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RE: a rose by any other name(was fish & dogs)



Philidor11 wrote...
>Less problematic, then, but still problematic, as shown by your list of
>examples and the endless discussions of the coding and relative
significance
>of characters of basal whatnots here on the list.  If the greatest weakness
>of a classification system which carves out groups of species (I know, but
>taxa are right up there with bosons in public understanding) based on
>obvious differences from other species is fuzzy examples at the margins, if
>that's the controlling argument, then the superiority of a phylogenetic
>taxonomy is a very fine distinction, uncompelling for marketing purposes.

    The advantage of phylogenetic taxonomy is that you can (hypothetically)
give twenty different cladists (assuming they accept priority in using
phylogenetic definitions) a given cladogram and have them apply taxon names
exactly the same.  Of course, this doesn't always work because some
taxonomists have been coming up with for reasons in replacing neatly defined
taxon names for pretty frivilous aesthetic reasons that would seem silly
applied to genera or species (e.g. "Pseudosuchia" means "false crocodile"
but it includes crocodiles...dear God we can't have that!  People who only
speak Latin might be confused!).  Hopefully, Phylocode will help put and end
to that.  Of course, membership within groups continues to do a lot of
shifting as it did before cladistics, but then again, people are playing
with phylogeny more these days.  At least strict prioritizing cladistic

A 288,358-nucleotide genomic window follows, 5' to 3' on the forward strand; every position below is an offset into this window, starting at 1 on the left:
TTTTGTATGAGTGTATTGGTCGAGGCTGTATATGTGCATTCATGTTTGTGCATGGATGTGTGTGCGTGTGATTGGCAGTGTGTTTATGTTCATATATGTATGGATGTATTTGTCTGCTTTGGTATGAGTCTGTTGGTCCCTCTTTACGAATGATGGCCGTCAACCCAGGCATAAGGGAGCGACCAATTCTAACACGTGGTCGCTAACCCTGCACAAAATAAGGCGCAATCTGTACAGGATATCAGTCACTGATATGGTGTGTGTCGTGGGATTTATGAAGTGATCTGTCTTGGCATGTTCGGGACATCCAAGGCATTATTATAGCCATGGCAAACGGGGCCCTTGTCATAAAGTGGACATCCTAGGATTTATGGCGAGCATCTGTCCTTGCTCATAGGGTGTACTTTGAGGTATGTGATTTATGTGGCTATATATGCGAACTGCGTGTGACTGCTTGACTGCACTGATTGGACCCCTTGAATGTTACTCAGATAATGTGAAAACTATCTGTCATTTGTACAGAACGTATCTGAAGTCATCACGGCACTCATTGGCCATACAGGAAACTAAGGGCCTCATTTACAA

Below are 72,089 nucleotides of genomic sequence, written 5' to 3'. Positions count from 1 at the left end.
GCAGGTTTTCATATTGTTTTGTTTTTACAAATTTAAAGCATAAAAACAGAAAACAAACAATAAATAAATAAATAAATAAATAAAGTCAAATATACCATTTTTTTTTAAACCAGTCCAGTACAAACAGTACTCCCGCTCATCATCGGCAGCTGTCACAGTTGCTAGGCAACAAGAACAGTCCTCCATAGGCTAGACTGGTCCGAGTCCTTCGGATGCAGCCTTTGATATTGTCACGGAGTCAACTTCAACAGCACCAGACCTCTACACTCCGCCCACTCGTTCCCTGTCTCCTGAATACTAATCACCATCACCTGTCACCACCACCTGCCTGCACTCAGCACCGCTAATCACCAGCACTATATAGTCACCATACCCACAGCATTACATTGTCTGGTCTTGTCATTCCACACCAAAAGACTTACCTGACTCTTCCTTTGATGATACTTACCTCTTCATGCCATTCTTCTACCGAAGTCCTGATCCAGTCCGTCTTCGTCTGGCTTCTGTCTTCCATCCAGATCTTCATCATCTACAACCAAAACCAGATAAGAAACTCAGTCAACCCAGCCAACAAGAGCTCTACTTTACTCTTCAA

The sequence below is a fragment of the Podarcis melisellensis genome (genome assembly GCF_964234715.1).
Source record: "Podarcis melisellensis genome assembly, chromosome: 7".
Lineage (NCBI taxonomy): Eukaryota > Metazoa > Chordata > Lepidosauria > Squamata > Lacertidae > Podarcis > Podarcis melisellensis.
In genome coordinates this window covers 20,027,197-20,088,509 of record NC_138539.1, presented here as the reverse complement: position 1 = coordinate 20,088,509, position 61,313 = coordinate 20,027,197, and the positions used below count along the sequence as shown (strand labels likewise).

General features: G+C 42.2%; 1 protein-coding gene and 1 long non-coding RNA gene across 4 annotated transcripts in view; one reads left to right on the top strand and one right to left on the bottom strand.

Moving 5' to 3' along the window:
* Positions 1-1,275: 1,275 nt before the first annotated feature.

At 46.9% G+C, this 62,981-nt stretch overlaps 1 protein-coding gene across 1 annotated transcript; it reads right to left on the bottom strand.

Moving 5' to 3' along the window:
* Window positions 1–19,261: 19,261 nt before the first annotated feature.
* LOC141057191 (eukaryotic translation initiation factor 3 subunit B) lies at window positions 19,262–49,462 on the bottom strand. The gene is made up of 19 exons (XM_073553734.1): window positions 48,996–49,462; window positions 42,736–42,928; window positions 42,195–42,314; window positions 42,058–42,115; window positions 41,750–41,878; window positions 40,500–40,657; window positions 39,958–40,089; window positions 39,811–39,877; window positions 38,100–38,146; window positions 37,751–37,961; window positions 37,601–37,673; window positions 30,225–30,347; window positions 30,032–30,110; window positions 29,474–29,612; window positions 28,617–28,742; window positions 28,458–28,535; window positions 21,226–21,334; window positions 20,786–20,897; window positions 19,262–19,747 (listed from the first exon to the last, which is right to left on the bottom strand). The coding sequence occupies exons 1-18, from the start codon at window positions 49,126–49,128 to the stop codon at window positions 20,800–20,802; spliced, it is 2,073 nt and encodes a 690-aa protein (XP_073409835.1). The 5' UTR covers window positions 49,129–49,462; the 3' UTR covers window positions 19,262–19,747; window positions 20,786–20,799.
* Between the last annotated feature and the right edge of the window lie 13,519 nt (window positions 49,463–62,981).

taxonomists can agree on how to apply the names once the tree is built.

Ken Kinman wrote in a slightly different thread...
>      I'll make you a deal.  If you can convince any major university to
> establish a Department of Ceratopsia which is equivalent to their
Department
> of Ornithology, then I will consider Ceratopsia as a separate class.

    How does...
1) Paleontology generally not being a well funded or supported program
compared to biology and...
2) Most universities having much easier access to birds as subjects of study
then ceratopsians
...have bearing on how animals should be classified?

>      By the way, does anyone know if any universities have yet combined
> their bird and reptile specimens into one big collection?

    If they a had a bunch of extant dromeosaur, ceratosaur, and basal
archosaur specimens to blur the line, they might.  This is a shameful case
of species descrimination against disadvantaged extinct taxa.

LNJ
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Procrastination is the thief of time- Edward Young
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Jeffrey W. Martz
Graduate student, Department of Geosciences, Texas Tech University
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